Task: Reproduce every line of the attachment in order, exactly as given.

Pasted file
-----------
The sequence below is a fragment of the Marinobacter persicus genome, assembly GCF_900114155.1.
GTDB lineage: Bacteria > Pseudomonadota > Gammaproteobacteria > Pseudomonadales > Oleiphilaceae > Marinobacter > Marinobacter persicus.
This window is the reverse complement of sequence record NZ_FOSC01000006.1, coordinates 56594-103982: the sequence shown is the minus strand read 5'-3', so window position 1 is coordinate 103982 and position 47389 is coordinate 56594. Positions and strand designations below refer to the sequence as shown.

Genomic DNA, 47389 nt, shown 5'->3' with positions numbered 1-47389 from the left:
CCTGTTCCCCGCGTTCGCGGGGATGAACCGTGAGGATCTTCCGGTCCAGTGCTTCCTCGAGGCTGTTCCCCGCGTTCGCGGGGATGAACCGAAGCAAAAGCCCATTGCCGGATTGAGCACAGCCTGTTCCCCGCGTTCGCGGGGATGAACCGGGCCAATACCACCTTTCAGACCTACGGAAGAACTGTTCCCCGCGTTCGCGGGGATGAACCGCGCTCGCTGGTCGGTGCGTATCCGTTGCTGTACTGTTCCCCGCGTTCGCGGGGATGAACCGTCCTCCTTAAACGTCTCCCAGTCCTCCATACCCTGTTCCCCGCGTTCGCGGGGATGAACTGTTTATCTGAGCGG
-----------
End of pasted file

The sequence below is a fragment of the Marinobacter persicus genome, assembly GCF_900114155.1.
GTDB lineage: Bacteria > Pseudomonadota > Gammaproteobacteria > Pseudomonadales > Oleiphilaceae > Marinobacter > Marinobacter persicus.
This window is the reverse complement of sequence record NZ_FOSC01000006.1, coordinates 56594-103982: the sequence shown is the minus strand read 5'-3', so window position 1 is coordinate 103982 and position 47389 is coordinate 56594. Positions and strand designations below refer to the sequence as shown.

Genomic DNA, 47389 nt, shown 5'->3' with positions numbered 1-47389 from the left:
CCTGTTCCCCGCGTTCGCGGGGATGAACCGTGAGGATCTTCCGGTCCAGTGCTTCCTCGAGGCTGTTCCCCGCGTTCGCGGGGATGAACCGAAGCAAAAGCCCATTGCCGGATTGAGCACAGCCTGTTCCCCGCGTTCGCGGGGATGAACCGGGCCAATACCACCTTTCAGACCTACGGAAGAACTGTTCCCCGCGTTCGCGGGGATGAACCGCGCTCGCTGGTCGGTGCGTATCCGTTGCTGTACTGTTCCCCGCGTTCGCGGGGATGAACCGTCCTCCTTAAACGTCTCCCAGTCCTCCATACCCTGTTCCCCGCGTTCGCGGGGATGAACTGTTTATCTGAGCGG